Laura Jones, founder of 404 Ink, described the move as a “win-win”. She said: “The scrapping of VAT on ebooks greatly opens up the direct sales potential for 404 Ink which is a notable slice of income for us. We initially launched with our ebooks available for sale directly to customers via our website but had to cease once we hit the £85k turnover tax threshold as our site cannot accommodate different products of different VAT amounts. Now, from 1st December 2020 onwards, we’ll be able to reinstate these ebooks and work towards different, innovative sales models for both print and ebook and, ideally, bring in more royalties for our authors while making their books more accessible to readers. It’s a win-win-win for us and hopefully for other small indies with quickly adaptable business and sales models who can exploit this opportunity to its fullest for the benefit of many.”

However, Laura McCormack, head of policy and public affairs at the Booksellers Association, warned the move risked boosting Amazon without achieving much else.

She said: “The BA, on behalf of its members, can’t help but be somewhat disappointed by the removal of VAT on digital products at this point, given the vexed state of the UK high street.  We remain unconvinced where the current consumer harm is in e-book pricing, or where the consumer benefit is going to come from.

“Looking at Amazon’s current two bestsellers, both of which have been huge publishing phenomena, the Amazon kindle digital edition is already considerably cheaper than its cheapest print edition. Our assessment of the situation is that there is no guarantee the tax reduction will be passed onto consumers which makes us question who the real beneficiary of the policy will be. In a Budget that failed to introduce any real measures to encourage large online retailers to pay their fair share of tax, we worry that this represents yet another tax break for Amazon.”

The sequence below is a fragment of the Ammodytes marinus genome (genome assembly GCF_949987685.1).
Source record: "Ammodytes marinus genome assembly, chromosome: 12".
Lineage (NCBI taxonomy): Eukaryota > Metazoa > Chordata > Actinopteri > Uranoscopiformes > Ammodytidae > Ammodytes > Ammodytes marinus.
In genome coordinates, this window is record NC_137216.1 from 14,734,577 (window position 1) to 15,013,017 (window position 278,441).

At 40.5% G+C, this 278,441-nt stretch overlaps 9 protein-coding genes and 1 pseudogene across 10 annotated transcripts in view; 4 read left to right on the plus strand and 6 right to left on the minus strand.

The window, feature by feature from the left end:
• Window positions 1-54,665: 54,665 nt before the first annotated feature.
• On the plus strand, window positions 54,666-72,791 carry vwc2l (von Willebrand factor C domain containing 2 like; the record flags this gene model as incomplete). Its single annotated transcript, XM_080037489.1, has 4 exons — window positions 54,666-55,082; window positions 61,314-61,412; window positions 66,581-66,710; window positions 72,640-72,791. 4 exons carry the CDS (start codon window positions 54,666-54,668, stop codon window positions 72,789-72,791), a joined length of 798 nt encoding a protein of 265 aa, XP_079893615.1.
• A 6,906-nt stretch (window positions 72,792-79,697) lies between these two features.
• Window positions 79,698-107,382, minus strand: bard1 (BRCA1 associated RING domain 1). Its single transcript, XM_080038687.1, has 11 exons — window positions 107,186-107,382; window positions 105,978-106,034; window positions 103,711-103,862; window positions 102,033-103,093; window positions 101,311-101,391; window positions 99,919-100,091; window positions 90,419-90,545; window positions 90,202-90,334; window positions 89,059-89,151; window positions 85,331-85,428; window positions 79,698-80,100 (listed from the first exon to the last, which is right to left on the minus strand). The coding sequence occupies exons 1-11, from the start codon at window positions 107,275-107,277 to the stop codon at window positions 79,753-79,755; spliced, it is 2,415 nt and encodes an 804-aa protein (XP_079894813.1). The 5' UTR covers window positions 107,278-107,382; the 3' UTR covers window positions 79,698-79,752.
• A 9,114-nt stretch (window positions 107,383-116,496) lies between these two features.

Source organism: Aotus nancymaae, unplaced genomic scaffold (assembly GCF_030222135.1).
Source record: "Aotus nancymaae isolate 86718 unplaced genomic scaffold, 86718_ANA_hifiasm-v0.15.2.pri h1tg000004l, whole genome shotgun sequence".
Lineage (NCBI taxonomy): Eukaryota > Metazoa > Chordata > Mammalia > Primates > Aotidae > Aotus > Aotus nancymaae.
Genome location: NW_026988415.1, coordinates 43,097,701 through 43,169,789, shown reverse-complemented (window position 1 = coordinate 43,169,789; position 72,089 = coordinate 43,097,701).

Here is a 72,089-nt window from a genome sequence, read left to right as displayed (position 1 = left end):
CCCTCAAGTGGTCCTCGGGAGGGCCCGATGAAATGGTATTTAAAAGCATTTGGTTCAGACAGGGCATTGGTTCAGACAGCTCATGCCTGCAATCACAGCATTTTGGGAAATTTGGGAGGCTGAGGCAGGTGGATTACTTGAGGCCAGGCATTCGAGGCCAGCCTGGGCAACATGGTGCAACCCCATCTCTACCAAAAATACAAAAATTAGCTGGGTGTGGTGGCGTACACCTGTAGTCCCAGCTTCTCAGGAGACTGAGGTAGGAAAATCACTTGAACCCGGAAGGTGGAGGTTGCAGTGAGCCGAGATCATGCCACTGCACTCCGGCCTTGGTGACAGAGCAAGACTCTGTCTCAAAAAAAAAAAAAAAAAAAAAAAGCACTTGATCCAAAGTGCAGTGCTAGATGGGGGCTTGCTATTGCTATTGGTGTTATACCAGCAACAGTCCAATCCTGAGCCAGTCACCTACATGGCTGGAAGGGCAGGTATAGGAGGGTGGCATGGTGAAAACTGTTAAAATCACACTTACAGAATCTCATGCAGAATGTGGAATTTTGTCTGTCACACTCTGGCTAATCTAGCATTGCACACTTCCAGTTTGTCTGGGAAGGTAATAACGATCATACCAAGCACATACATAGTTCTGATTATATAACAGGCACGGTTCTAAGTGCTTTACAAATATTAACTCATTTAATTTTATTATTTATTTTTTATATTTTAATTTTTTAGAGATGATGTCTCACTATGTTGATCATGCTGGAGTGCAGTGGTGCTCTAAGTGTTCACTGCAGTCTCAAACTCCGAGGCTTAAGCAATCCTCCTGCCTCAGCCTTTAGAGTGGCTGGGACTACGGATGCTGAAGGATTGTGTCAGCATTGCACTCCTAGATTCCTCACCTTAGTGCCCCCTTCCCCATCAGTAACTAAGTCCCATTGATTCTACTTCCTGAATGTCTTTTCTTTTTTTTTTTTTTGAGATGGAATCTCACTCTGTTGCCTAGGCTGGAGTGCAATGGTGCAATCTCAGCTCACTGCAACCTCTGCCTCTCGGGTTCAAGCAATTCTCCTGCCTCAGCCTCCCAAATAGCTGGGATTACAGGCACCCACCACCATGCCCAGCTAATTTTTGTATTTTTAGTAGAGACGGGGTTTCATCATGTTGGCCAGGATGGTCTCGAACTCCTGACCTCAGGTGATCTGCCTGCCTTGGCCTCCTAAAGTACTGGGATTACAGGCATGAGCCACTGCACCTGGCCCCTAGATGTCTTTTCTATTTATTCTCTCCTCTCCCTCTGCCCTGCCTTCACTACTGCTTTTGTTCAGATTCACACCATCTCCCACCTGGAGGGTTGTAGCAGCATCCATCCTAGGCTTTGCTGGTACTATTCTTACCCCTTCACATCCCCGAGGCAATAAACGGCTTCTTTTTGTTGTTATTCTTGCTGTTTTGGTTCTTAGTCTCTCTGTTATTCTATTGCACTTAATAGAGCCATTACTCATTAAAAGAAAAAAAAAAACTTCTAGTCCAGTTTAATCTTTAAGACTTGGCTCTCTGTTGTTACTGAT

The Booksellers Association has also long called for an overhaul of business rates, which has outgrown inflation and become a huge financial burden for small shops. McCormack has demanded immediate action, saying the current system is no longer fit for purpose and BA m.d. Meryl Halls urged the Treasury Select Committee’s 2019 inquiry to “level the playing field” and reform business rates.

Halls told The Bookseller: “We are pleased the government has announced short-term measures to help booksellers who will be impacted by coronavirus. The increase of the retail discount on business rates to 100% for 12 months will welcomed by many of our smaller members. We were also happy to learn that businesses not currently eligible for rates relief will get a £3,000 one off grant.

“It’s unfortunate that the full review of business rates isn’t happening until the autumn, but we’re reassured that the government remains committed to the review and we look forward in participating in dialogue with the Treasury when the time comes.

“We are disappointed however that corporation tax is remaining at 19%, whilst there have been no announcements made to ensure the playing field has been levelled between high street businesses and online retailers.”